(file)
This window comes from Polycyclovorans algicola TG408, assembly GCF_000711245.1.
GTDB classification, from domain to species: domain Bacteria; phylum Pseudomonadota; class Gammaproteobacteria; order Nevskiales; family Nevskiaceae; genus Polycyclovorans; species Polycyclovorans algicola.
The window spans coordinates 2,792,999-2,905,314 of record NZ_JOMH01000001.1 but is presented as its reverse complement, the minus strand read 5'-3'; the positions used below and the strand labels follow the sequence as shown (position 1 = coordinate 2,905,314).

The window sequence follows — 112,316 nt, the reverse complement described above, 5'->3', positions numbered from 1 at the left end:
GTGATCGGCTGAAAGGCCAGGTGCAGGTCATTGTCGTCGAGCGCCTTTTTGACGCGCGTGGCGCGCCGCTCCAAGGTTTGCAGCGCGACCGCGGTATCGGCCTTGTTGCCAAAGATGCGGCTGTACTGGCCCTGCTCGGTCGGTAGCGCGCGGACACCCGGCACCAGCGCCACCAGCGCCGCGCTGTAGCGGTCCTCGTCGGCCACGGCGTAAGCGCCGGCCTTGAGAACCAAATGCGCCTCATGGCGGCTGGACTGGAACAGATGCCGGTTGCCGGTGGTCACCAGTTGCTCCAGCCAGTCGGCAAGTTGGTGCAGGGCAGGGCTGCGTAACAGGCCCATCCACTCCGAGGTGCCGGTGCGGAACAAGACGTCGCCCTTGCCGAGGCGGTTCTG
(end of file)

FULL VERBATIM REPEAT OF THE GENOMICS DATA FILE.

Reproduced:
This window comes from Polycyclovorans algicola TG408, assembly GCF_000711245.1.
GTDB classification, from domain to species: domain Bacteria; phylum Pseudomonadota; class Gammaproteobacteria; order Nevskiales; family Nevskiaceae; genus Polycyclovorans; species Polycyclovorans algicola.
The window spans coordinates 2,792,999-2,905,314 of record NZ_JOMH01000001.1 but is presented as its reverse complement, the minus strand read 5'-3'; the positions used below and the strand labels follow the sequence as shown (position 1 = coordinate 2,905,314).

The window sequence follows — 112,316 nt, the reverse complement described above, 5'->3', positions numbered from 1 at the left end:
GTGATCGGCTGAAAGGCCAGGTGCAGGTCATTGTCGTCGAGCGCCTTTTTGACGCGCGTGGCGCGCCGCTCCAAGGTTTGCAGCGCGACCGCGGTATCGGCCTTGTTGCCAAAGATGCGGCTGTACTGGCCCTGCTCGGTCGGTAGCGCGCGGACACCCGGCACCAGCGCCACCAGCGCCGCGCTGTAGCGGTCCTCGTCGGCCACGGCGTAAGCGCCGGCCTTGAGAACCAAATGCGCCTCATGGCGGCTGGACTGGAACAGATGCCGGTTGCCGGTGGTCACCAGTTGCTCCAGCCAGTCGGCAAGTTGGTGCAGGGCAGGGCTGCGTAACAGGCCCATCCACTCCGAGGTGCCGGTGCGGAACAAGACGTCGCCCTTGCCGAGGCGGTTCTG